Various accounts having appeared in Sunday publications at different times of a transaction in France, relative to the restitution of French prize property in the year 1785 by Joseph Fox, Surgeon, then living in Falmouth, Cornwall, Which tho' they were not published by any of his family excited as a novel proceeding considerable interest at the time it has been felt as a duty by some of his surviving children to leave behind them a short and authentic narrative of this transaction by way of record to the memory of their pious parent, and as an incitement to others to cultivate a similar disposition, and to follow an example that will tend to promote the love and practice of peace and good will upon earth. Joseph Fox was, the third son of George Fox of Par, a small creek belonging to the port of Fowey in the county of Cornwall. Here in a solitary house he begun trade and became a respectable provincial Merchant for those days, having two small vessels of his own in which he maintained a constant trade Between Bilbao in Spain, and the place of his residence, besides an extended internal wholesale Trade among the various dealers in the County This family, tho' not allied to George Fox the original founder of the sect, had early embraced the doctrines which he promulgated, had joined the Society of Friends as they termed themselves and had in common with many of the zealous assertors of their principles suffered by fine and imprisonment for conscience sake. The two eldest sons of George Fox were established in opposite districts of the County as Merchants. Edward, the eldest son, settled at Wadebridge a small town on the Padstow river, where his descendants still remain George Croker Fox, the second Son, removed to Falmouth where he succeeded in founding a very extensive mercantile establishment, which he bequeathed to his sons, whose children extended and yet maintain it. His youngest, son Francis, married and resided in Plymouth, and was occupied in the same line but being taken off early by death was not permitted to make any great advances in benefitting his Family. His sons however by the aid of their maternal Grandfather W. Cookworthy, an eminent Druggist and Chemist, succeeded in establishing a high reputation for fidelity and probity in the drug trade and at their death left a comfortable independence to their posterity. Joseph, the subject of the present memoir, after a regular Apprenticeship to a Surgeon and Apothecary at Fowey, and after attending the Lectures and Hospitals in London married Elizabeth Hingston, and fixed his residence at Falmouth, where he exercised this useful profession with skill and with advantage to himself and to his employers. In country situations the practise of this art furnishes but slender opportunity for much emolument, and as our Father had a numerous family he was always forward to embrace any lawful means of advancing his circumstances. In commercial seaport towns and in mining counties frequent opportunities present themselves for Capitalists to embark in lucrative speculations without appearing to take an interest. In this way according, to his pecuniary ability he took small shares in Mines, he held one or two with his Brother in Merchant Vessels, and he was part owner in a Lisbon packet for several years. It was during the peace which preceded the American War, but in what year we do not correctly know, that he took a quarter part, in two Luggers or Cutters, which were employed in protecting the Revenue against Smugglers on the Cornish Coast, and which it would seem, had acted successfully to his advantage. These Vessels being specially constructed for sailing were peculiarly adapted for successful enterprizes against weakly or unmanned Merchantmen on the breaking out of war. Accordingly, in that which commenced between England and France, in the year 1778 the other proprietors (not being Members of the Society of the people called Quakers) determined upon equipping them as Letters of Marque for the express purpose of capturing Merchantmen. On this proposal, our Father, actuated by the principles of the Society of which he was a Member, remonstrated against their withdrawing the Vessels from a lucrative and lawful occupation, to employ them in one which was hazardous, expensive and dangerous but above all, so contrary to his religious opinions, that if eventually fortunate in capturing the Ennemy 's ships to him it would prove of no personal advantage. He even proposed to his partners to purchase his share: but this was rejected, and the plea of the minority being bound by the will of the majority, compelled him to submit to all the risk, without the pleasing anticipations which others less scrupulous do not fail to allow themselves. After ample success had attended this undertaking, these proprietors availing themselves of his objections to the enterprize, attempted to reject his pretentions and insisted on his relinguishing his share to them. This however he successfully resisted asserting to these partners that having now become possessed of property belonging to another, unexpectedly and against his wish, he should consider himself in the capacity of Trustee for the original proprietors, 'till the period should arrive when he might be enabled to effect its restitutions. Several vessels were captured, but on two only were any returns effected to bear the expense that would attend the equal restitution among the numerous and uncertain Claimants. It is somewhat remarkable that tho these transactions occupied such a series of years anterior and subsequent to the War that tho five of his children had attained adult age and the remaining two not very remote from that period; and lastly, that tho our Mother was esteemed a discreet, and excellent Wife and had always to the best of our belief in other matters his entire confidence; yet, that not one of his family had ever entertained the slightest idea of his having been so concerned. The first intimation upon the subject that was given to any of his Family, was in a letter to his second son Edward Long Fox, at that time a student at Edinburgh where he had nearly completed his academical education as Physician. It is dated Falmouth, the 13th. of the 8th. month 1784; he writes thus, "I would not advise thee to settle immediately; my reason is, because I wish thee to go to Paris and Holland to transact some business for me, which would afford thee much pleasure, and more to others, who will cheerfully allow the expense of thy journey: it cannot be transacted in England in so exact a manner as I could wish. The case was this: I was concerned in a 1/4 part of a vessel, for which, or the commencement of the war, the majority of. the Owners procured letters of Marque: I expressed my abhorrence of the employ, offered repeatedly to sell my part, wrote them, be the success what it would, it would be no advantage to me, but a great loss, as she was getting money in a legal employ. But, all my remonstrances were to no purpose: The majority of the Owners had a right to do as they pleased, and contrary to my approbation and consent sent her to sea. They succeeded beyond their expectation; I was offered a very handsome Annuity for life, if I would give up my right to the profits, which I refused, being determined to return the nett produce to the original proprietors, and reserve nothing for myself. The owners threatened me that it was wholly their transaction, and done without my approbation, that therefore, I had no right to the produce of it, and that the law should determine it. However, as I foresaw from the beginning how I should be served I examined my copies of letters, and found I had written cautiously, and that I had not given them any thing under my hand to forfeit my claims and looking on myself in the light of a Trustee for the original proprietors, I positively insisted on my share, and accepted of just as much as they pleased to give me, which I immediately lodged in the Funds with design to return it with the Interest to the proper owners as soon as peace was concluded. As there may be some difficulty and intricacy in finding out the real losers, as the proprietors may have been insured, I would chuse that one of my own family, should be on the spot, and see it justly proportioned and paid to the proper people but, it must remain for the present an entire secret between us. The sum in my hands may amount to 12 or 1300 pounds a little more or a little less." Our dear father never gave any explanation of the grounds for the extreme secrecy he wished to preserve and we are only able to account for it in the following way. First: tho he was not a forward member of the Society Meetings for business and discipline, yet he was as exemplary in his attendance on these occasions, as well on Meetings for worship, as his professional vocation would allow. Tho he was neither a Bigot, nor an Enthusiast in matters of religion, on the contrary he considered all good men, tho they may not have heard the Name of Christ, as much Christians as many who professed tho faith; yet he was sincerely attached to the principles of the society of Friends and regarded it his duty to train up his Children and Servants in the frequent reading of the Holy Scriptures: and the former in regular attendance on Meetings, in plainness of speech, behaviour, and apparel. He was not negligent of the moral obligations to his fellow creatures, and to have been concerned in depriving them of their lawful property was what his heart abhorred. Secondly: that, as there exists in the discipline of the Society of Friends a query whether Friends are engaged in privateers, or Letters of Marque, or the purchase of prize goods: to which an answer must be given in the Monthly Meeting, he must have been sensible that this query could never have been answered with clearness while some of its Members participated in such unlawful gain, and that he would have had the continual remembrance of the address of Samuel to King Saul, when he disobeyed the command of' the Lord to destroy all the beasts and cattle, of what means this bleating of the sheep and (the) this lowing of the oxen ? Thirdly: he knew that, if this matter had been published it must in the course of discipline have been brought under the cognizance of the Society who would have compelled him under forfeiture of membership to discharge a duty which he was desirous of performing voluntarily. About the middle of the 10th month, our brother with his Wife left England and shortly reached Paris, where he remained for want of the bills of lading and necessary documents, without instruction how to proceed till the middle of the 1st month, 1785 when our Father sent to him the following direction, relative to his proceeding. "As I cannot as yet tho repeatedly desired, procure any other account than the produce of the Greyhound and her Prizes in Gross and as the time is far spent, I think it will he best for thee to procure the names of the people who were sufferers by the capture of L'aimable Françoise, Captain Clemenceau, taken by the Greyhound, Letter of Marque, belonging to St. Ives in the County of Cornwall, England and carried into Falmouth: and L'assurance taken by the Brilliant, Letter of Marque, belonging to the same port, in company with the Dolphin, and carried into Fowey. For which purpose immediately advertise in the Paris papers which circulate throughout the nation, requesting that the Proprietors, Insurers, or such as were real losers by the capture of said vessels would send their names and places of abode, with the loss they sustained (to be hereafter verified on oath if required) to Dr. Edward Long Fox, at the Hotel de York &c., who will inform them of something to their advantage. It would be best to acquaint the Brokers to whom Couth recommended thee, with the whole affair, and consult them how to act. In answer to the Claimants, inform them that thy Father Joseph Fox, Surgeon of Falmouth possessed a small share in said Greyhound and Brilliant, for which Vessels the other Owners procured Letters of Marque contrary to his approbation and religious principles, he being one of the people called Quakers, who think no human laws can authorize men to kill each other, or take their property by force; but it was not in his power to prevent it, the Majority of the owners having a right by the English laws to employ the vessels as they please. Happily no person was hurt, the captured Vessels being unarmed and ignorant of the War. The other owners paid me just what they pleased and say it is my share, but I cannot as yet get any account of what each ship netted. When it is made public, I conclude there will be many enquiries about it: thou mayst then with propriety explain the affair and let them know that this was thy business in France. The French newspapers which come to London will make it known sooner than I would choose, but that cannot be avoided indeed it is likely that some of the property was insured at London or Amsterdam. Thou shouldst write to Captain Clemenceau at Bordeaux who was commander of L'aimable Françoise, desiring to know what he actually lost by being taken, lest he should not happen to see the advertisement. Every person ought to know that proof, as well as affirmation or affidavit be required. Desire him also to give the proprietors names, and say who were, and who were not insured, as a cheque on other Claimants at Bordeaux. If the agents live principally at Bordeaux perhaps it will be necessary for thee to go there : perhaps some live in the West Indies, but it is likely they have agents at Bordeaux. Be very particular in thy letter to me what conversation has passed between thee and others on this subject: what thou hast done and what answers received; keep an account of every expense attending it as post age &c. He had before agreed that an allowance of 10/6 (s/d) per day should be made to his son, and all reasonable expenses paid. Some imperfection in these instruments required explanations which delayed the advertisement, and led to an interchange of letters, from one of which being the last he ever wrote on the subject the following is an extract.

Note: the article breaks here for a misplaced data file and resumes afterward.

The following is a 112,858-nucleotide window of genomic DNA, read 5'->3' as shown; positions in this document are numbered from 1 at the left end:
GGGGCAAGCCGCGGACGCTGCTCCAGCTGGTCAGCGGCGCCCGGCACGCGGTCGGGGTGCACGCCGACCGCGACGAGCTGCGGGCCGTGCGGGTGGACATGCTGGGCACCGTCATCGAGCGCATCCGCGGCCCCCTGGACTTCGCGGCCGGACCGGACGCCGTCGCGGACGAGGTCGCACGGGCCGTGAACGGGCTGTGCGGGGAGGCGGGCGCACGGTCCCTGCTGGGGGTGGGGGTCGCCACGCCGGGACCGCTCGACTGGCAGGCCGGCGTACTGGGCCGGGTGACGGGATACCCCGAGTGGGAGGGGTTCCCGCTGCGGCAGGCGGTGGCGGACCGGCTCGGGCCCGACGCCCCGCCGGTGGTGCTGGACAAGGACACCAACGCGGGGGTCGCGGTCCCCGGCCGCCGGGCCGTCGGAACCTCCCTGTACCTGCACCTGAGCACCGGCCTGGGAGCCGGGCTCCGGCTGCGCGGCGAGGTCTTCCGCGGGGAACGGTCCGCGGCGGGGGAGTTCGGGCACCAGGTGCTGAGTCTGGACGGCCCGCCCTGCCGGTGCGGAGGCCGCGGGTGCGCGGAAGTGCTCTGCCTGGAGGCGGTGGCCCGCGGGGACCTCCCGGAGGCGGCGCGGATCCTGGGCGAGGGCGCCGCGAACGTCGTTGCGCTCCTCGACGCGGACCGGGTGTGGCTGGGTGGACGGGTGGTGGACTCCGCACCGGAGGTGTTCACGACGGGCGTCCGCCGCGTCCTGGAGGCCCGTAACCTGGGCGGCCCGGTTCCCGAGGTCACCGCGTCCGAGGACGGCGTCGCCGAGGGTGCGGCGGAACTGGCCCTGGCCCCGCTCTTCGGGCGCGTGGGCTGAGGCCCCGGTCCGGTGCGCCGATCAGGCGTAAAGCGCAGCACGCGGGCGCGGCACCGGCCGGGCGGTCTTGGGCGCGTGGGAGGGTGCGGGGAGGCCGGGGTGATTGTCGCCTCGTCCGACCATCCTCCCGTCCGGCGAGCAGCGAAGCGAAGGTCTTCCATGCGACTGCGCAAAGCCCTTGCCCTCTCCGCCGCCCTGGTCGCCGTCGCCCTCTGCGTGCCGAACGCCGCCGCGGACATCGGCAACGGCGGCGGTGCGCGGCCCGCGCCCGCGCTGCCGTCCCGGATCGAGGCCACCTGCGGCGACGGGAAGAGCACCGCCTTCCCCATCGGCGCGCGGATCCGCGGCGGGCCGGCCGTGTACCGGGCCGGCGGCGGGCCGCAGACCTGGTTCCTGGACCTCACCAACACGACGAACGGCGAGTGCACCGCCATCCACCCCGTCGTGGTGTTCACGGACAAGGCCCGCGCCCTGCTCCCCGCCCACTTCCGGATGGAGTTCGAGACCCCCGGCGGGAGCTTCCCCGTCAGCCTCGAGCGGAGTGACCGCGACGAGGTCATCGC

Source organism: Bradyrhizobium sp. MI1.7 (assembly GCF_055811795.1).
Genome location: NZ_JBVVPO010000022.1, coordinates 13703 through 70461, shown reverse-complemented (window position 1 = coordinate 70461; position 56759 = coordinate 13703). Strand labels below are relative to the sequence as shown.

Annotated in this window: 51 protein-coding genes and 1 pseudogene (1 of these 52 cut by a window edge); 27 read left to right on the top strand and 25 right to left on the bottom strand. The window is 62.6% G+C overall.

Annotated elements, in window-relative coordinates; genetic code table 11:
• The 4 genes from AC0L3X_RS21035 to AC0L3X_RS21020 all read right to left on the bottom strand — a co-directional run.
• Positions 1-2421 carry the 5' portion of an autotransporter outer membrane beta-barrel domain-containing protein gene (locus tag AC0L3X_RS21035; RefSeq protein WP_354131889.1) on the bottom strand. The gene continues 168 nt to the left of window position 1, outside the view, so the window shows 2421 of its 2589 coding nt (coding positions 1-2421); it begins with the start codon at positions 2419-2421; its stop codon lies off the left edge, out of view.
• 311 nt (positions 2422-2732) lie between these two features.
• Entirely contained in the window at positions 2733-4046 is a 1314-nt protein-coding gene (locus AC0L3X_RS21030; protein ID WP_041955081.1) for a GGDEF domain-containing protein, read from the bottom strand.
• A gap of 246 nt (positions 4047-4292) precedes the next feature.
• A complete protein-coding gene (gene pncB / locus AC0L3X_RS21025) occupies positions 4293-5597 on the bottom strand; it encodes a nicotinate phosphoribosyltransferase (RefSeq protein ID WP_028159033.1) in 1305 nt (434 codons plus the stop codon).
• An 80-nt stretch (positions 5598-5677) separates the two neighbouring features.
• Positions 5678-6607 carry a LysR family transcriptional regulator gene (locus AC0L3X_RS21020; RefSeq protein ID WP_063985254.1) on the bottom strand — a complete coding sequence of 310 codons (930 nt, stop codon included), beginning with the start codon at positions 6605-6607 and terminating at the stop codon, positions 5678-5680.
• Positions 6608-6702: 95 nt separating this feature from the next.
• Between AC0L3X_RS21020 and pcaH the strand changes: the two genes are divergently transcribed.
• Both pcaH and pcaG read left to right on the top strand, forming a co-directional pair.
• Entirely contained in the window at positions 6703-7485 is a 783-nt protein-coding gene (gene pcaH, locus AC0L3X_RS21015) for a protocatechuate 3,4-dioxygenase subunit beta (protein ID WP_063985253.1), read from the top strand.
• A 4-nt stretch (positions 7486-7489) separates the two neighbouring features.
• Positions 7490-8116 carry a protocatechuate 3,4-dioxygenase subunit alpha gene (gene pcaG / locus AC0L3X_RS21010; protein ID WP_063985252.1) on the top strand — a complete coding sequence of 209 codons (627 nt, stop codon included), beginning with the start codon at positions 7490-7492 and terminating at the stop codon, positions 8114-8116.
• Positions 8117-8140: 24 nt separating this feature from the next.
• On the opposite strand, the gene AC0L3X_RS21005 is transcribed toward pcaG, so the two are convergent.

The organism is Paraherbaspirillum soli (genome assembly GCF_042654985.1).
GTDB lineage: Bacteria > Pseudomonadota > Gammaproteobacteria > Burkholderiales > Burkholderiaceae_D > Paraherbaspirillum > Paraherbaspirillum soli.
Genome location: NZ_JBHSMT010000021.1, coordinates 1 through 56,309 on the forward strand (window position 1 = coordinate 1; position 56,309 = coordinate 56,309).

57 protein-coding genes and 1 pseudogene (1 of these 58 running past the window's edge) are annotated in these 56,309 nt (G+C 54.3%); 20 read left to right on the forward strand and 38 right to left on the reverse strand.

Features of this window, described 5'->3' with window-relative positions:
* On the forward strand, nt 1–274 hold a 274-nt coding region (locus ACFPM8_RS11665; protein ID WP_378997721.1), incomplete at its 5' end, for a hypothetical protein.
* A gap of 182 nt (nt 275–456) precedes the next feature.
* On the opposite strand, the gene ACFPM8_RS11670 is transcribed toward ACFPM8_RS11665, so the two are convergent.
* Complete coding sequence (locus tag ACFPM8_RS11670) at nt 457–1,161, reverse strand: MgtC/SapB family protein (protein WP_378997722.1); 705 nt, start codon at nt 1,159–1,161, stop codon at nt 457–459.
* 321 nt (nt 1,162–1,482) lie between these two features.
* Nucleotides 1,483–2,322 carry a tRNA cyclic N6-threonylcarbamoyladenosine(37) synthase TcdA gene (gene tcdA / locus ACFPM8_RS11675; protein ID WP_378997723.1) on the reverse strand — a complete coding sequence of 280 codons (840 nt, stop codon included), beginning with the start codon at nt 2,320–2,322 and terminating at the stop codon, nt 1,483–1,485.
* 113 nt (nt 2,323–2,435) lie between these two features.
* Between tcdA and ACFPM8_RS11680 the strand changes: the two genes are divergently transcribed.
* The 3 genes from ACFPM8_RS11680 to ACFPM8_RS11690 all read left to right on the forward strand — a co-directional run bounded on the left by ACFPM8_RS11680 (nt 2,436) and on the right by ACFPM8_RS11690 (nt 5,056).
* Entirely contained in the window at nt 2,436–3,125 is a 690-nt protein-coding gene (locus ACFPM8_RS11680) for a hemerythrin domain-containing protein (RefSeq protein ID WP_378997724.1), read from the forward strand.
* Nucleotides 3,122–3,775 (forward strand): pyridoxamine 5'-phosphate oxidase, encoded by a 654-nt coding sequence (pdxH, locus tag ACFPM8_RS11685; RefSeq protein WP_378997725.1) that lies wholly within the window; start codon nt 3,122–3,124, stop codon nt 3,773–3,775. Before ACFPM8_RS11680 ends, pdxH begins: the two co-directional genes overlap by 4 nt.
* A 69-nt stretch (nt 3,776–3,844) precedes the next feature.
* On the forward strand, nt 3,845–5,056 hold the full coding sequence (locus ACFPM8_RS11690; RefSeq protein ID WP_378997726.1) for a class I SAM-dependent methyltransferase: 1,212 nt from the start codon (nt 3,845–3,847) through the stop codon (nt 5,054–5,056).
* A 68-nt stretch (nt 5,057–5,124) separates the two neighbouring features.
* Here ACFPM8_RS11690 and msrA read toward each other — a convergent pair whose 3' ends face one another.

"Be very circumspect and cautious in thy answers to the claimants; give no occasion for future reflections, I will do with the money, as it appears to me right, not as it appears to others. Keep Vouchers and Memorandums of every transaction to vindicate my reputation if censured; but be cautious, many will be on the watch to misrepresent things: be stedfast to thy principles: regard not being thought particular: the reputation of the Society will depend on thy present conduct. I know all persons, let them say what they will, do in heart esteem those who act most right, and most in character.